Grubbs, Judith Evans. 2019. “Singles, Sex and Status in the Augustan Marriage Legislation” in Sabine R. Huebner & Christian Laes (eds), The Single Life in the Roman and Later Roman World. Cambridge University Press, Cambridge. ISBN 978-1-108-47017-9
A collection of papers addressing (and definine) the state of "singleness" in the Roman Empire, both in pre-Christian and early Christian times. There is a strong focus on Egypt as well as Rome proper, as well as wider Byzantine material. Comparative material is offered from Jewish sources, as well as a small selection of studies from specific cultures of more modern date.
Grubbs, Judith Evans. “Singles, Sex and Status in the Augustan Marriage Legislation”
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The legislation in discussion here was only relevant to upper class women, but also to freedmen/freedwomen of the elite. The intent was to regulate behavior around marriage, divorce, and sexuality, but we must distinguish theory and practice. These notes will primarily cover women and the effects of the law were strongly gendered.
Instituted by Augustus in the 1st century, most of the content of the acts were repealed by Constantine in the 4th century. They did not survive to become part of the Justinian code which influenced later medieval law. There were three separate sets of acts, two on marriage and one on illicit sexual activity. But the contents were later combined and so it’s hard to distinguish the original structure.
The goal of the laws was for men between 25 and 60 and women between 20 and 50 to be married and procreating. Unmarried people were penalized by not being allowed to inherit except from close relatives. Childless couples were restricted in what they could will to each other.
Widows and divorcées were allowed a grace period varying between six months to two years before being required to remarry or face the penalties. If such restrictions on inheritance meant there were insufficient eligible heirs, the remainder of the estate went to the public treasury. (Parents and legitimate children could always inherit.) The exemption for close relatives meant that singlehood did not affect legacies from anyone up to second cousins or closer kin. So the effects were not as severe as the intent.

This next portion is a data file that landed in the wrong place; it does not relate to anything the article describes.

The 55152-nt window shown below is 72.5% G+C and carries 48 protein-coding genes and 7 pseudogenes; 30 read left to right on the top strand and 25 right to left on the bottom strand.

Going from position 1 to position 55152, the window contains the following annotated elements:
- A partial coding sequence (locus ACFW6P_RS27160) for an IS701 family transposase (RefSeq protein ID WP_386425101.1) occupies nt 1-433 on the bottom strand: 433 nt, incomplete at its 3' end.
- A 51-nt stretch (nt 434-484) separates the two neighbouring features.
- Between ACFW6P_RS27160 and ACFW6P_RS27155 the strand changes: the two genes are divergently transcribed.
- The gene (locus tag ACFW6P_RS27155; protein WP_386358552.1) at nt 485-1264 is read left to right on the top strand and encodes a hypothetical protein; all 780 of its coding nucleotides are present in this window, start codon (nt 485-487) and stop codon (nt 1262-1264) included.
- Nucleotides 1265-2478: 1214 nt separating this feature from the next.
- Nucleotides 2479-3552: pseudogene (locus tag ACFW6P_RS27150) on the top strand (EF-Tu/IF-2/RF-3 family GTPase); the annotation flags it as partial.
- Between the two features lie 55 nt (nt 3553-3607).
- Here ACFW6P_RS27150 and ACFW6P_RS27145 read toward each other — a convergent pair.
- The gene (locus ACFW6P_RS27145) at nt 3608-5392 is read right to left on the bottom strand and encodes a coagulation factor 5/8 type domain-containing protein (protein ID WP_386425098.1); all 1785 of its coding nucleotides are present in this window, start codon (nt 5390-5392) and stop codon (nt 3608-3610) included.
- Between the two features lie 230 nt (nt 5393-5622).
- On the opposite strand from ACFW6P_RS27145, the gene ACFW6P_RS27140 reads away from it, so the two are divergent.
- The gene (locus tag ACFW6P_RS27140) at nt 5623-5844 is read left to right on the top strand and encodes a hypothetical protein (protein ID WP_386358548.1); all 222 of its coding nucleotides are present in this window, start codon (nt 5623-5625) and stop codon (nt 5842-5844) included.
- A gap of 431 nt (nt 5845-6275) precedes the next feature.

Conversely, adhering to the law’s intent resulted in benefits. A woman who had three or more children was freed from the requirement to have a male legal representative, and could act for herself legally and financially. Freedwomen (former slaves) gained the same after four children (but only if the children were born after she was freed).
The adultery law focused more on penalties. A married woman who had sex with any man other than her husband committed a crime. The penalty was for half her dowry and 1/3 of her other property to be confiscated. She also lost the right to ever marry again. Enforcement required accusation (typically by the husband or father) and conviction. Part of the intent of having legal penalties was to discourage husbands and fathers from simply killing the adulterous woman outright. But husbands could be penalized if they failed to accuse unfaithful wives of adultery.
Women weren’t able to accuse their husband of adultery. For a man to have sex outside marriage was not a crime unless his partner was in a prohibited class, such as a “respectable” woman or a male citizen. Only another man could accuse a man of adultery, based on the status of the woman he was committing adultery with.
The omission of men from this discussion is not only because of my own focus, but because the laws focused on controlling women’s behavior—and specifically the behavior of “respectable" high ranking women.
Widows who had at least one child were free of the inheritance restrictions if they did not remarry, otherwise they had a grace period before it kicked in. In an age of high child mortality, the laws spelled out how long a child had to survive to “count” for the inheritance rules.
But keep in mind that most Romans would only expect an inheritance from within the exempt degrees of relationship and so would not be disadvantaged by remaining single or declining to remarry. Only the very wealthy were inclined to leave legacies to more distant kin or to friends, and they were also those with the social power to protest the laws to some effect.
The laws also forbade the marriage of people from families of senatorial rank to freedmen/freedwomen, actors, or sex workers. (The article has many more details on this aspect that is not relevant to the Project.)